Discussing Climate Resilience - from a concept to action in our cities

Climate change impacts cities everywhere. The blazing wildfires, heavy rains that cause large-scale flooding and fluctuating temperatures are some examples of the climate-related risks that need to be anticipated and prepared for in order to reduce their impact on our cities.  As most of the cities of UBC are located in the somewhat close vicinity of the Baltic Sea or a lake/river, the issues regarding sea level rise and flooding are of uttermost importance. Our cities need to become more resilient to climate change to continue being lively hubs for the residents today and in the future. Climate resilience as a concept stands for the “ability to anticipate, prepare for and respond to hazardous events, trends or disturbances related to climate”*.

To take steps to cope with the climate risks, cities have done resilience planning by creating a resilience strategy as a standalone guideline that takes into account the impacts of climate change in building codes, change transit routes, upgrades roads and neighbourhood cohesion. Sometimes, the resilience strategy is integrated into masterplans or other strategic documents like hazard mitigation plans. It is good to keep in mind that the resilience strategy has to be implemented holistically to have the anticipatory impact. It is not a new concept, as it is an ongoing endeavour to connect city functions and resources in ways that would benefit all stakeholders as well as the environment both today and in the future. When it comes to cooperation and partnerships toward climate resilience in cities, our cooperation with CDP hopefully has an impact on increasing climate resilience through emphasizing the importance of environmental data disclosure and sharing challenges as well as related good practices.

New project to take up the challenge

UBC Sustainable Cities Commission Secretariat has a brand new project on climate resilience to prepare cities’ preparedness toward climate-related disasters – CASCADE. CASCADE – Community Safety Action for Supporting Climate Adaptation and Development – targets the need to develop risk assessment methodologies focusing on climate change risks, tailor-made for the local level, and specifically for the Baltic Sea Region. This methodology will be used in a training course for city officials, responsible for civil protection. If successful, the training can be replicated by all BSR countries. CASCADE also strives for initiating a region-wide policy dialogue on the UN Sendai Framework for Disaster Risk Reduction as an effective platform for cross-sectorial cooperation between different levels of governance and for greater policy coherence on climate risk assessments.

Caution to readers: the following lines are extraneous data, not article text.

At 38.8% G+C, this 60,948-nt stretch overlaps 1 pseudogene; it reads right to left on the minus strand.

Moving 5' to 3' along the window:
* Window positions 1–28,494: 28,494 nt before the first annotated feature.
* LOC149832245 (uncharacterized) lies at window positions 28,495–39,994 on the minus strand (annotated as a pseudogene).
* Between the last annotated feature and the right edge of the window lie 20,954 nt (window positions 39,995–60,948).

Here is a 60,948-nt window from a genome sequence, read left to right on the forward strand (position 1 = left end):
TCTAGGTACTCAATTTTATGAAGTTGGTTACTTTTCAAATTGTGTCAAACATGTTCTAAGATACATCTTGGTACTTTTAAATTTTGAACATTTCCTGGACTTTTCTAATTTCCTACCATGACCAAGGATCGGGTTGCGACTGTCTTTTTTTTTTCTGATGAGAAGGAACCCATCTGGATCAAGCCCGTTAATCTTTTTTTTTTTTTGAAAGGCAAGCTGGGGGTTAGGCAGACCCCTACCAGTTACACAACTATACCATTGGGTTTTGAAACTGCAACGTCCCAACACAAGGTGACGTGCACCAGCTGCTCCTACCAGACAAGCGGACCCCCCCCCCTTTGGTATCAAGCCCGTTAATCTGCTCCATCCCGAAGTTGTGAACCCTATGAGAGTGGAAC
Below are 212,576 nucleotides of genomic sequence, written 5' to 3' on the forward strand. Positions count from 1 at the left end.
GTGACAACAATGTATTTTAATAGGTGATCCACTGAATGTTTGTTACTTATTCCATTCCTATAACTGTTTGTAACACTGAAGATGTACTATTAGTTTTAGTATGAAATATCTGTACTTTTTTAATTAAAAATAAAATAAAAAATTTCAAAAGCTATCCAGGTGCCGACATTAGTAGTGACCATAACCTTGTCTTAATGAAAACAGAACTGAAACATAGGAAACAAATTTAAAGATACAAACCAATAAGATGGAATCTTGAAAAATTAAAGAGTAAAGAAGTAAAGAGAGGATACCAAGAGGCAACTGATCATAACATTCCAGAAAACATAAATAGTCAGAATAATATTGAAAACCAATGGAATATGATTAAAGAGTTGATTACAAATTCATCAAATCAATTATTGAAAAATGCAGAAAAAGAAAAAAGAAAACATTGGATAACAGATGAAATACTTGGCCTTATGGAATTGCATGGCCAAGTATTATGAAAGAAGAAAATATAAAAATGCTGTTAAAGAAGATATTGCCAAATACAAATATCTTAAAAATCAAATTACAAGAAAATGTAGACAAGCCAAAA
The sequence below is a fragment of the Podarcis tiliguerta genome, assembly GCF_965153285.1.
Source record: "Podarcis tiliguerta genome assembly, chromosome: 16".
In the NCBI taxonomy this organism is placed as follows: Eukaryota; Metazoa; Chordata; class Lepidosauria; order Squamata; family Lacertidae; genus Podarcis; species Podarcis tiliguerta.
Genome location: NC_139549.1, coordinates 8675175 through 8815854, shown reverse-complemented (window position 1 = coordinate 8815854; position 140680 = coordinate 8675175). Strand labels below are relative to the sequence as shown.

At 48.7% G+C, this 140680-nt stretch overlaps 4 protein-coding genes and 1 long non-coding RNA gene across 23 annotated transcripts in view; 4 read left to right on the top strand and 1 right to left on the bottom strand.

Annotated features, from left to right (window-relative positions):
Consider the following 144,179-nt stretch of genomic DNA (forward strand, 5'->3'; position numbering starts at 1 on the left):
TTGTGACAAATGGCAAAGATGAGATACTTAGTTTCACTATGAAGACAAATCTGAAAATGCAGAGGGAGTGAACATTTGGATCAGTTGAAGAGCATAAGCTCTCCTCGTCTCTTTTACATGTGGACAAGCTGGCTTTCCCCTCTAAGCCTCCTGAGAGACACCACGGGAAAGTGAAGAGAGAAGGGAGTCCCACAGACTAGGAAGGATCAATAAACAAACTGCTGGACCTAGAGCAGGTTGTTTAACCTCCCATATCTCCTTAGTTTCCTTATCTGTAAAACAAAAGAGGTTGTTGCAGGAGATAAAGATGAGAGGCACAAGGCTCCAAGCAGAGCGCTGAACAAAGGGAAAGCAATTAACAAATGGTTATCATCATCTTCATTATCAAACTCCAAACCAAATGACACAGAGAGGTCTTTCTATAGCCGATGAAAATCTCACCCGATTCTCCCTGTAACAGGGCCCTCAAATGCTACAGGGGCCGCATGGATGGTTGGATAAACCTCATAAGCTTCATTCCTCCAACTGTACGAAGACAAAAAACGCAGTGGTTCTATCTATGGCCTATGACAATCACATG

As one key objective in CASCADE is to connect climate change professionals with civil protection experts, the working group behind the project consists of both quarters from several countries in the Baltic Sea Region. UBC Sustainable Cities Commission Secretariat will root the project on the local level, while the Main School of Fire Service (SGSP) in Warsaw and the Stockholm Environment Institute, Tallinn Centre (SEIT) will add the research dimension to the consortium. The Swedish Civil Contingencies Agency (MSB), Hamburg Fire and Rescue Service (HFRS), and Frederiksborg Fire and Rescue Service will support the project with strategic and practical knowledge on civil protection. The CBSS Secretariat, representing the intergovernmental perspective, will contribute with insights both in civil security and climate issues in the region.

*Centre for Climate and Energy Solutions. Climate Solutions. Resilience Solutions. Climate Resilience Portal. https://www.c2es.org/content/climate-resilience-overview/ <accessed 1.12.2018>